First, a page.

In this study, we report six heptamethine dyes that have distinct emission peaks in both the NIR-Ia and NIR-Ib window. These dyes, namely IR-775, IR-780, IR-783, IR-797, IR-806 and IR-808, exhibit excellent solubility in water, low cytotoxicity and intrinsic tumour-targeting properties. To test their feasibility as contrast agents, we performed NIR-Ia and NIR-Ib fluorescence imaging on live animals and plants following the administration of IR-808 via intravenous injection and root uptake, respectively. To our surprise, NIR-Ib fluorescence imaging yielded clear images of leaf venation, plant anthracnose infection locations, sentinel lymph nodes, brain tumours and subcutaneous tumours. Moreover, the spatial resolution, SBR and penetration depth of NIR-Ib images were superior to those of NIR-Ia images. To better understand the underlying mechanisms, we analysed signals from a simulated leaf/muscle comprising IR-808 in aqueous solution surrounded by leaf/mouse tissue homogenate using a spectral unmixing approach . Our results show that autofluorescence, scattering and light absorption by biological tissues in the NIR-Ib window were much less than those in the NIR-Ia window. Therefore, despite a lower quantum yield, NIR-Ib signals were greater than NIR-Ia signals. Finally, to demonstrate that NIR-Ib fluorescence imaging has unique benefits, we compared signals between two simulated capillary networks placed in water, one containing IR-808 and the other containing IR-1061 (the latter has an emission peak in the NIR-II window). At the water depth of 20 mm, we detected signals in the capillary network containing IR-808 but not IR-1061. The result suggests that, contrary to widespread impressions, NIR-Ib light is actually ideal for imaging biological tissues and water-rich samples.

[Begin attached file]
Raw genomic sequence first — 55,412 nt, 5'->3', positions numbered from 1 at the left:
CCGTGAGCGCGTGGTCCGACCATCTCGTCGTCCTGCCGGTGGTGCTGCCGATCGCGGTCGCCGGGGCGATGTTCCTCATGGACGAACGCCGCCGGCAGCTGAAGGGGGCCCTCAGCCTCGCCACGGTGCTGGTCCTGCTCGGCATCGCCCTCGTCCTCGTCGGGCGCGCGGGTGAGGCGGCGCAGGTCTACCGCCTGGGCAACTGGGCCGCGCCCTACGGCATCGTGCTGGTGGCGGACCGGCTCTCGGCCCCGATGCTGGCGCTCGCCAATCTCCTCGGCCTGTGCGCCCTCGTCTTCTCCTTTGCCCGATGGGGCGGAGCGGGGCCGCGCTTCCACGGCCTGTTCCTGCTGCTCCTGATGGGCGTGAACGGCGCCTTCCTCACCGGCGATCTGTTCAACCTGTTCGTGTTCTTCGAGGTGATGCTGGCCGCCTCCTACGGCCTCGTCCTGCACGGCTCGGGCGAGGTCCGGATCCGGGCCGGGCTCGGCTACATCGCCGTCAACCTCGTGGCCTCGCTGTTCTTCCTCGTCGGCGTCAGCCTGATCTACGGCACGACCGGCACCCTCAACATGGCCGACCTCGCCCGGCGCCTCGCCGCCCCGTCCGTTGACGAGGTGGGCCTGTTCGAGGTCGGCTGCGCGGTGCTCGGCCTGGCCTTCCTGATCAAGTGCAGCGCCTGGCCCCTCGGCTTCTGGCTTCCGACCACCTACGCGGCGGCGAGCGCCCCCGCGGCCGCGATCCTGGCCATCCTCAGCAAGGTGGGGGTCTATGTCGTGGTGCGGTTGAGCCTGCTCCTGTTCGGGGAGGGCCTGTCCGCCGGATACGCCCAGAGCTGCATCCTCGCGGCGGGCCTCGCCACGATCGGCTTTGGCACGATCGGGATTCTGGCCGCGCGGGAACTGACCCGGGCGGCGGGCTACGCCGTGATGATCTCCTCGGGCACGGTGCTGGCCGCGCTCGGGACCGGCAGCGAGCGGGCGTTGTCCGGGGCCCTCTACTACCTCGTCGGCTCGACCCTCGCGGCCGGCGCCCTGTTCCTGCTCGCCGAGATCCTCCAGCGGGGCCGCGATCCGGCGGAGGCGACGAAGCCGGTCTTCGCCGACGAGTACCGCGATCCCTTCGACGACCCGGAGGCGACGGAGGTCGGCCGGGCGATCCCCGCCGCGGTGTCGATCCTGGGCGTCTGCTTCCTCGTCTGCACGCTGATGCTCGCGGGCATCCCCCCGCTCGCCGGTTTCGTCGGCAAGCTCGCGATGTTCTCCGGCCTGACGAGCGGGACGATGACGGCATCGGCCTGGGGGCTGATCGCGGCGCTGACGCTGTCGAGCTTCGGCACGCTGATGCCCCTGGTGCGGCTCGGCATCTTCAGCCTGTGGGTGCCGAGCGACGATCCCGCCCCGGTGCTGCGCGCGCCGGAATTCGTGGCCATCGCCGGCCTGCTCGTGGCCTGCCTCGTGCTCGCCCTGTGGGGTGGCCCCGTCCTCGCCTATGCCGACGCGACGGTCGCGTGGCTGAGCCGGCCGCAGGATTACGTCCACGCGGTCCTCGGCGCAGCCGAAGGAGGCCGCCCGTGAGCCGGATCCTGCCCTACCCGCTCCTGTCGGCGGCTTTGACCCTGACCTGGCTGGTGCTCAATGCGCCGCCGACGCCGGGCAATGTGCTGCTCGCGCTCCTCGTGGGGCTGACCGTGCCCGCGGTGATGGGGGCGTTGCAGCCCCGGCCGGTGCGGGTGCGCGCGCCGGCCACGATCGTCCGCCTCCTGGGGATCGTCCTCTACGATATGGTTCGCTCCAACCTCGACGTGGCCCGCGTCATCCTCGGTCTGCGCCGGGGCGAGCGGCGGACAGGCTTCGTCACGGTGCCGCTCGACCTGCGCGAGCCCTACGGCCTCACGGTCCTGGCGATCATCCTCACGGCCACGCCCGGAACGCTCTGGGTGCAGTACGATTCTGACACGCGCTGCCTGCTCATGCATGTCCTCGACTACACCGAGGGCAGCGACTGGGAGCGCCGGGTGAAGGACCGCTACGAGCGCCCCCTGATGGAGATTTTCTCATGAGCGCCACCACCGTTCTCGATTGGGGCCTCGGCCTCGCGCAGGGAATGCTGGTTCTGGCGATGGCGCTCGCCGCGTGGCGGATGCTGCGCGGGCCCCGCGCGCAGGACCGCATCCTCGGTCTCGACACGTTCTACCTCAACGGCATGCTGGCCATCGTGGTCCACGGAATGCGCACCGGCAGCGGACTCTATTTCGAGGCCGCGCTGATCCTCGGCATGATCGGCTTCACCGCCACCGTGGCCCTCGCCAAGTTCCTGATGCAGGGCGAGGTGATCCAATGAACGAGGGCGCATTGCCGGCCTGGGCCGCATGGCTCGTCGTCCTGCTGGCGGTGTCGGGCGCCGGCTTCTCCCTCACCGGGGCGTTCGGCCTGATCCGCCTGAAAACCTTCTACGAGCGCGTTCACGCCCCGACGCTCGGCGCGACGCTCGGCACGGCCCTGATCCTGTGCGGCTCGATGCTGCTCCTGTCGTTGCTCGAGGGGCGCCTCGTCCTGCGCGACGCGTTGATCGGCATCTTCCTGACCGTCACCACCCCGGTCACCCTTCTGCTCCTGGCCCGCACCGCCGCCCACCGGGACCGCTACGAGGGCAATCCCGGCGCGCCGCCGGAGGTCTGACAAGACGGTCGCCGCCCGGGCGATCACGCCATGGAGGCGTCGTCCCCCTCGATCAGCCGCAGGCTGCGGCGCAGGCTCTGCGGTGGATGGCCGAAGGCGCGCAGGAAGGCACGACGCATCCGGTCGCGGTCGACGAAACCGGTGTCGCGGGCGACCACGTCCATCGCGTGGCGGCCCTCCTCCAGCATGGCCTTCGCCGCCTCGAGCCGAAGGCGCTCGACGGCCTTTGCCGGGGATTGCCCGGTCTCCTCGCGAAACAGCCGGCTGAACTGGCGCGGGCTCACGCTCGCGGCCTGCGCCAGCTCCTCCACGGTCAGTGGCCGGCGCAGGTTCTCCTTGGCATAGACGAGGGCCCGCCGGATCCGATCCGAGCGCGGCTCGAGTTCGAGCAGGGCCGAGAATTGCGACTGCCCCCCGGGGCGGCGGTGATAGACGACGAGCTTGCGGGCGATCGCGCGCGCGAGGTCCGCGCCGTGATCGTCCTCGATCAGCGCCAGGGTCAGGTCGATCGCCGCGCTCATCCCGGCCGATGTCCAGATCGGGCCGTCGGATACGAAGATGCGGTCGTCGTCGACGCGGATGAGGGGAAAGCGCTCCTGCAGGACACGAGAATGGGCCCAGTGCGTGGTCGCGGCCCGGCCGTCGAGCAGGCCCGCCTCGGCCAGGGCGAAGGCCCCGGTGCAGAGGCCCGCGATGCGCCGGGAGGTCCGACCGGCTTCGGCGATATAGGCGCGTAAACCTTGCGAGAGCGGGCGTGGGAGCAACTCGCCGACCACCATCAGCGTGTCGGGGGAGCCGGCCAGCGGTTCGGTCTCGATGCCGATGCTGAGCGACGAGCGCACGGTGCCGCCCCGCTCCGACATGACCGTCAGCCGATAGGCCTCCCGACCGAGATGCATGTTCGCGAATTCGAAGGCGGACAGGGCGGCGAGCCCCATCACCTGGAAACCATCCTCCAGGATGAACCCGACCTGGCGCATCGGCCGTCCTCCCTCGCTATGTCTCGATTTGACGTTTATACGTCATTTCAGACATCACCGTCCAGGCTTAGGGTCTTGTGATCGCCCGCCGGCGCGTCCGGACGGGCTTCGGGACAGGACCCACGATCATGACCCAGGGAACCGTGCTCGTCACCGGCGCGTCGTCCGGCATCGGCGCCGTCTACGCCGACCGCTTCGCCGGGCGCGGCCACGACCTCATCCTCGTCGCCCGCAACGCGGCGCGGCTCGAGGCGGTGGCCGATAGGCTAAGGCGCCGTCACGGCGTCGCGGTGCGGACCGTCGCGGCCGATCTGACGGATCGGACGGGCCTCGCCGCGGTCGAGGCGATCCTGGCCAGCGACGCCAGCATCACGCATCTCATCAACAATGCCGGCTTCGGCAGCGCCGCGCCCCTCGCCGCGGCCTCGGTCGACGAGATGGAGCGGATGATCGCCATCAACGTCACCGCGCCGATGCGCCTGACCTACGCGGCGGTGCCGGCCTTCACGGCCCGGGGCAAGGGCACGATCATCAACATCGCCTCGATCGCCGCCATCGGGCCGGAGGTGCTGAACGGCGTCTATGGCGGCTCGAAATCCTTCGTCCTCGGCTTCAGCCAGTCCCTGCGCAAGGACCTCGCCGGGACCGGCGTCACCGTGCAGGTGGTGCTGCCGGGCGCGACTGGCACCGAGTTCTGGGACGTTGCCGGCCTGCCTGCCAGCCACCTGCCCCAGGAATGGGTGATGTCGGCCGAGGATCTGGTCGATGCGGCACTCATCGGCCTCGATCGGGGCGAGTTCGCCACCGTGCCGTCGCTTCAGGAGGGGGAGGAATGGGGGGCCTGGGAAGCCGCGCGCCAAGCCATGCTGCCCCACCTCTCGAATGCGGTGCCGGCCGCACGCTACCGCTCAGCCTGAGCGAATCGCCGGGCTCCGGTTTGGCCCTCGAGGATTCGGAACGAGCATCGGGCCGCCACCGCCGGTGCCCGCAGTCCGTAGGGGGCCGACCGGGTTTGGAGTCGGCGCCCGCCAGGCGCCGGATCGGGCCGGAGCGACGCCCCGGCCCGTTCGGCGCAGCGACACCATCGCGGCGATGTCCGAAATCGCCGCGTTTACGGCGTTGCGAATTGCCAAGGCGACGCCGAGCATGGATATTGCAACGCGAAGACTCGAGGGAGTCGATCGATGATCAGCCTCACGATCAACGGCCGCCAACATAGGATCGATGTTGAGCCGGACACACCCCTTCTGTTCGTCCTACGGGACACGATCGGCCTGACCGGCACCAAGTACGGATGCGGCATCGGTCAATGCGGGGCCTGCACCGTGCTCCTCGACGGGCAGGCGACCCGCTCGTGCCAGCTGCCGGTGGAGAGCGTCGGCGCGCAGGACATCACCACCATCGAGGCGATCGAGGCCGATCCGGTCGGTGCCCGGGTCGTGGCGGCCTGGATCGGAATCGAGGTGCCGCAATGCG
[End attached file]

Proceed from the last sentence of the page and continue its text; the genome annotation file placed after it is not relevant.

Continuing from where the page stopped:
Heptamethine cyanine dyes (IR-775, IR-780, IR-783, IR-797, IR-806, IR-808), Intralipid and dimethyl sulfoxide (DMSO) were obtained from Sigma-Aldrich (St. Louis., MO, USA). Cell counting kit-8 (CCK-8) was purchased from Dojindo (Tokyo, Japan). Calcein-AM and propidium iodide (PI), fetal bovine serum (FBS), DMEM, trypsin-EDTA and penicillin-streptomycin were purchased from Gibco Life Technologies (AG, Switzerland). All other chemicals used in this study were of analytical reagent grade and used without further purification. Milli-Q grade (R > 18 MΩ cm) water was used throughout. Human glioblastoma luciferase-labeled U87 cell lines (U87L) were purchased from American Type Culture Collection (ATCC, Manassas, VA).